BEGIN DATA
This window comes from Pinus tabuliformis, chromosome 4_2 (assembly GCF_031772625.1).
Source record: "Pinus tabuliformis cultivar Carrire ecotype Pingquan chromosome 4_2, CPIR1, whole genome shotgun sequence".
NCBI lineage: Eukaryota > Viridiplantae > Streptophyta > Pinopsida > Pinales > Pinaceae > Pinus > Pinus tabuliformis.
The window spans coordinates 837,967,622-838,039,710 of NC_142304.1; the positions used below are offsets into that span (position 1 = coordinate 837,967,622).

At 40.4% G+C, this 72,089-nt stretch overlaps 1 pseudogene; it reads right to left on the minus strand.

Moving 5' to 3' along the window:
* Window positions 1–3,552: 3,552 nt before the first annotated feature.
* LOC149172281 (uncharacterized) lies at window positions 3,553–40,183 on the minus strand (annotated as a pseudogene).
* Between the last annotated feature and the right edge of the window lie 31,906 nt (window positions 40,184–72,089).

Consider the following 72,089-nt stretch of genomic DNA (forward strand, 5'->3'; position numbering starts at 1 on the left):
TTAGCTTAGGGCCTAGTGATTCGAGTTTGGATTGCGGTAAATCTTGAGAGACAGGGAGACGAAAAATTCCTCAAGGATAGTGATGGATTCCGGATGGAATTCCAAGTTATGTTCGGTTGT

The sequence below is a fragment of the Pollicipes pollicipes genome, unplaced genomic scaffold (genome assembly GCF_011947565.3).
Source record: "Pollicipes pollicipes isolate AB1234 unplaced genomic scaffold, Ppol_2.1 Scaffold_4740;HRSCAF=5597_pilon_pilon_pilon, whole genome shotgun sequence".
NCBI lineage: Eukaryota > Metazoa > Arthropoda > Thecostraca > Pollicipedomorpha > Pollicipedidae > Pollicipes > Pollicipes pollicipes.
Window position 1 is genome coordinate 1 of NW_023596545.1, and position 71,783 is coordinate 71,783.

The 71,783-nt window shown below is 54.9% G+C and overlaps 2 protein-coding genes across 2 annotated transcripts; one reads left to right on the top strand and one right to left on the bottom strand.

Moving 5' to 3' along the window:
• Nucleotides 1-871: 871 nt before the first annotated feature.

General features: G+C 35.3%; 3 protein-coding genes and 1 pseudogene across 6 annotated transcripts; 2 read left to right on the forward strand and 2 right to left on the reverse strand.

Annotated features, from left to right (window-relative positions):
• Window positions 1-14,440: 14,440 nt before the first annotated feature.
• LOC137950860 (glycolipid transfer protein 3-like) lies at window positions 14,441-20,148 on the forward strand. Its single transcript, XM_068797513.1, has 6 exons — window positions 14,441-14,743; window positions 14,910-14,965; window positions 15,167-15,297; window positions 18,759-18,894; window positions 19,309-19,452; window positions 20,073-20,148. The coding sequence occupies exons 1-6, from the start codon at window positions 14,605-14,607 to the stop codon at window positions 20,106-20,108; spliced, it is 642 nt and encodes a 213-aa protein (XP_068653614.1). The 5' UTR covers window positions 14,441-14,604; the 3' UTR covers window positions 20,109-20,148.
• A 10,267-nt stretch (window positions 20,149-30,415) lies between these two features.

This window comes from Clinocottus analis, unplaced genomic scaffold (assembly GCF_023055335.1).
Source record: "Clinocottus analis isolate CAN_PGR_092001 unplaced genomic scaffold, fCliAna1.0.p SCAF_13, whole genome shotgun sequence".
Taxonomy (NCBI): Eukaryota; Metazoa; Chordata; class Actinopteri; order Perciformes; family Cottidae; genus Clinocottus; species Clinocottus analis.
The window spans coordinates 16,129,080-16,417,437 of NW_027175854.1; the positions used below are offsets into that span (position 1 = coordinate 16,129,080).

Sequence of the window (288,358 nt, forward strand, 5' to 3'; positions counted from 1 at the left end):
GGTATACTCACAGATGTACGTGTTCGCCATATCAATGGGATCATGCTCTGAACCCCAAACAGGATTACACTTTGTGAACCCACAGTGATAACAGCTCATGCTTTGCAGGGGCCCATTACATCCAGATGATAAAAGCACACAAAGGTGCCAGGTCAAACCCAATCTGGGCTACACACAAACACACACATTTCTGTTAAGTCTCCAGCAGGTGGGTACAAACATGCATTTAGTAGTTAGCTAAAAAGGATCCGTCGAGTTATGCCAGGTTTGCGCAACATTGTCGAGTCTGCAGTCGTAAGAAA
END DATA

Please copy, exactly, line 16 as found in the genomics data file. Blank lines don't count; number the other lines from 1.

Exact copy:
The 71,783-nt window shown below is 54.9% G+C and overlaps 2 protein-coding genes across 2 annotated transcripts; one reads left to right on the top strand and one right to left on the bottom strand.